E3 2001: First Impression: Myth III
We take a look at GodGames' fully 3D follow-up to the real-time tactical Myth games at its first public showing.
Way before Oni or Halo, Myth: The Fallen Lords marked Bungie Software's first success in PC games. The fast-paced real-time tactics, intriguing storyline, and robust multiplayer helped create a significant online following for the game and its sequel. The third game in the series is with a new developer, but from what we saw at the game's first public demonstration at E3, it brings a significant graphical update without changing the series' core appeal.
By far the most noticeable change introduced by Myth III: The Wolf Age is a new fully 3D graphics engine. While the previous games had 2D sprite-based units, Myth III uses detailed 3D units with smooth skeletal animation. All the most popular units from the series will make a return--berserks wielding claymores, bomb-throwing dwarves, and mighty trow giants--and there will also be some new faces among the game's 42 total units. All the units take advantage of high-detail 512x512 textures, and while the human-sized monsters are about 350 to 450 polygons each, the giant-sized trow is made up of around 1,000, including its articulated fingers. While we didn't have a chance to see the trow in action, it is said to be more impressive than in previous incarnations, now standing three times taller than the other units.
Myth III's new engine adds some nice graphical touches. All units in the game have real-time shadows that are surprisingly detailed considering that there can be dozens of units on the screen at once. The characteristic gore is still there, and blood pools will spread down hills. The terrain itself is very crisp-looking, even when the camera is zoomed in. Not only are the terrain textures all in 32-bit color now, but the engine blends six to seven different texture layers together depending on how close the camera is. The trees and plants in the environment are animated and flexible, blowing in the game's variable wind. The addition of dynamic lighting is also apparent. You can now see the glow from the dwarf's Molotov cocktails as they arc through the air on their deadly trajectory. In one level, all your units carry torches, which of course go out on the ground when your units fall in battle, so the environment gets darker and more foreboding as the mission progresses.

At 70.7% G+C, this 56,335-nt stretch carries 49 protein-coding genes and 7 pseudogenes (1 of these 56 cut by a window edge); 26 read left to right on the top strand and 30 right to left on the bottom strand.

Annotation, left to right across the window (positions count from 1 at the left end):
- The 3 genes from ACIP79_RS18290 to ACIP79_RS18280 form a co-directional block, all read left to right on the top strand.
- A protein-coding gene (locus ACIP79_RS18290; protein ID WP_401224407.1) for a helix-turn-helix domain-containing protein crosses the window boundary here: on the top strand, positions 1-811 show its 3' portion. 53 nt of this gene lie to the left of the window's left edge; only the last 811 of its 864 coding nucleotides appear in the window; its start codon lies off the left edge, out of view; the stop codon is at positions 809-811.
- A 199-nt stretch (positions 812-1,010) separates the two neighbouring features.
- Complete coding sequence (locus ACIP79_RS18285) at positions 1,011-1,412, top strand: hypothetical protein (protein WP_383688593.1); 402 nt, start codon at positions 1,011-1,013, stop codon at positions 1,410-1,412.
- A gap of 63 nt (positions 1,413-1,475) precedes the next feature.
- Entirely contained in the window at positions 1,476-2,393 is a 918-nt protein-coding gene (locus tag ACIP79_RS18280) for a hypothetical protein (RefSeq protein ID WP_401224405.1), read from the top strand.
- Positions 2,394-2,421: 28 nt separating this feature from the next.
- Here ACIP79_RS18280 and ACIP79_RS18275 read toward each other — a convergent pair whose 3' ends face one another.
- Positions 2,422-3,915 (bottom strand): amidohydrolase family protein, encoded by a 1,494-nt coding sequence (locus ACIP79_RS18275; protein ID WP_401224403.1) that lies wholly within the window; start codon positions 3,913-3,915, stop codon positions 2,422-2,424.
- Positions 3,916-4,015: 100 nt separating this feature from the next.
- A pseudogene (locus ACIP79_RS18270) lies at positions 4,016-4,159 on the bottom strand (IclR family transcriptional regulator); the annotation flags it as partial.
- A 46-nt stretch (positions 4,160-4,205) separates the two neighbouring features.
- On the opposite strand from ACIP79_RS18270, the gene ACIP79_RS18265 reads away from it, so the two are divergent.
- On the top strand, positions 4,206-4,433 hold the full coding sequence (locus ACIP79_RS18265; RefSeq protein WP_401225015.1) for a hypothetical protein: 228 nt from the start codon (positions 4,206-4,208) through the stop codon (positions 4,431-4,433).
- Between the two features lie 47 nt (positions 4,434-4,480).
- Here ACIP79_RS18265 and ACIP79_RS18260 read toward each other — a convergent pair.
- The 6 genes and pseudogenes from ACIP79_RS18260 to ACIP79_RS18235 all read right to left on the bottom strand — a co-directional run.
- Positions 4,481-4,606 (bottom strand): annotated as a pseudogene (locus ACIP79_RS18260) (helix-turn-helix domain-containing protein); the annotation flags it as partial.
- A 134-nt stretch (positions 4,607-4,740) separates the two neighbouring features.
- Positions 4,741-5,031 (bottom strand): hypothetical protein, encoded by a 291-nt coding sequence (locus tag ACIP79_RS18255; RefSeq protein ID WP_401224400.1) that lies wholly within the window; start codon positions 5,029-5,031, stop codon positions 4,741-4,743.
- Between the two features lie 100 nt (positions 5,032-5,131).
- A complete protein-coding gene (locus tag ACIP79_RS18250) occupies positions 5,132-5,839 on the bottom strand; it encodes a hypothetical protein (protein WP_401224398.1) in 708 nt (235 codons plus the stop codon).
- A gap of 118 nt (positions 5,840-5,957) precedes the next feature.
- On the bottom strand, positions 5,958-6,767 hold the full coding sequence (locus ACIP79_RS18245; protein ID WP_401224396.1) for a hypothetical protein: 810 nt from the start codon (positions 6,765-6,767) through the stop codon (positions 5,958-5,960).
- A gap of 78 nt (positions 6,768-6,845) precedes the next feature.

Myth III's single-player campaign comprises 25 missions. As a prequel that takes place 1,000 years before the original Myth, it explores much of the series' back story. Many of the fallen lords that rose to fight you in those games are now by your side. You'll often have Connacht to command, the great hero who leads the fight against the trow and myrkridia and is known to most in his Myth: The Fallen Lords incarnation as Balor. The good counterparts to Soulblighter, Shiver, and the Deceiver are also in the game, and there's one mission in which you'll get to control all four heroes. There's said to be quite a bit of variety in the missions' goals, requiring everything from protection and stealth to an assault on a castle. The developer, Mumbo Jumbo, is using an updated version of Myth II's map tool, Loathing, to create the maps and has created a new mission-creation tool called Vengeance that will ship with the game. This should be an important part of the game's success, as there has been a surprising variety of user-created Myth II mods.
Mumbo Jumbo says the game is about 50 percent complete and is scheduled to be finished this October. Like its predecessors, Myth III has been designed for both the PC and Mac and was written in OpenGL for this reason. A few key components of the game still must be settled. The sound in the Myth games has been exceptional, but Myth III won't reuse any of the existing samples, so it's not yet clear how the game will expand in this direction. Myth III will have a new online matchmaking service that will rank players in a way similar to Myth's Bungie.net, but this is still just in the planning stages. There weren't any multiplayer maps on hand to see, but Mumbo Jumbo plans to add a few new game types and will add a persistent feature to the online service that will let veteran units carry over from one game to the next, even if players change games. We should hear much more about the game's multiplayer later this year.
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